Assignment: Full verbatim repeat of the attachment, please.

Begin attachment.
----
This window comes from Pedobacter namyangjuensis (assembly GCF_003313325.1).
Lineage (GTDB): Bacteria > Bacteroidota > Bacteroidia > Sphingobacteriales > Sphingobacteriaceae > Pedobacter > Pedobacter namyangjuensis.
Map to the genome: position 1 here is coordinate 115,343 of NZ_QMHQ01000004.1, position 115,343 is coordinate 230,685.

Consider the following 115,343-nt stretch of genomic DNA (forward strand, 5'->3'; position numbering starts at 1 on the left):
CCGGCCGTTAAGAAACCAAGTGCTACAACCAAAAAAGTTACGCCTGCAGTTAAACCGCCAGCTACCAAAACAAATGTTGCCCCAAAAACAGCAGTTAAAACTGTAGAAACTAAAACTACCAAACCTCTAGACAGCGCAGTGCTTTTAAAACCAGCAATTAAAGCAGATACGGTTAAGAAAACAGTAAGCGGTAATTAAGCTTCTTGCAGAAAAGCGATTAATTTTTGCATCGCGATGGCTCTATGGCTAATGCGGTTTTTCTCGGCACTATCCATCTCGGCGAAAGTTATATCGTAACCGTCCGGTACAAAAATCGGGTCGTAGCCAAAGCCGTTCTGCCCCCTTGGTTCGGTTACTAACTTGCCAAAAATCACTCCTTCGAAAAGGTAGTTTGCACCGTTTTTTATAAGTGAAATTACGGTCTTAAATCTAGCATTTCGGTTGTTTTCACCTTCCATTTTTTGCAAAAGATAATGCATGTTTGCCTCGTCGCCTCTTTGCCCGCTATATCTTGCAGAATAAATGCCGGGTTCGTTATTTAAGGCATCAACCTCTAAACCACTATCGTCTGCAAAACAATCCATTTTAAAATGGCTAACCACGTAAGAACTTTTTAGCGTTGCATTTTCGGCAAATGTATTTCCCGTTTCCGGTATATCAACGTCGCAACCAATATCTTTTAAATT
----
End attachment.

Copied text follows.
This window comes from Pedobacter namyangjuensis (assembly GCF_003313325.1).
Lineage (GTDB): Bacteria > Bacteroidota > Bacteroidia > Sphingobacteriales > Sphingobacteriaceae > Pedobacter > Pedobacter namyangjuensis.
Map to the genome: position 1 here is coordinate 115,343 of NZ_QMHQ01000004.1, position 115,343 is coordinate 230,685.

Consider the following 115,343-nt stretch of genomic DNA (forward strand, 5'->3'; position numbering starts at 1 on the left):
CCGGCCGTTAAGAAACCAAGTGCTACAACCAAAAAAGTTACGCCTGCAGTTAAACCGCCAGCTACCAAAACAAATGTTGCCCCAAAAACAGCAGTTAAAACTGTAGAAACTAAAACTACCAAACCTCTAGACAGCGCAGTGCTTTTAAAACCAGCAATTAAAGCAGATACGGTTAAGAAAACAGTAAGCGGTAATTAAGCTTCTTGCAGAAAAGCGATTAATTTTTGCATCGCGATGGCTCTATGGCTAATGCGGTTTTTCTCGGCACTATCCATCTCGGCGAAAGTTATATCGTAACCGTCCGGTACAAAAATCGGGTCGTAGCCAAAGCCGTTCTGCCCCCTTGGTTCGGTTACTAACTTGCCAAAAATCACTCCTTCGAAAAGGTAGTTTGCACCGTTTTTTATAAGTGAAATTACGGTCTTAAATCTAGCATTTCGGTTGTTTTCACCTTCCATTTTTTGCAAAAGATAATGCATGTTTGCCTCGTCGCCTCTTTGCCCGCTATATCTTGCAGAATAAATGCCGGGTTCGTTATTTAAGGCATCAACCTCTAAACCACTATCGTCTGCAAAACAATCCATTTTAAAATGGCTAACCACGTAAGAACTTTTTAGCGTTGCATTTTCGGCAAATGTATTTCCCGTTTCCGGTATATCAACGTCGCAACCAATATCTTTTAAATT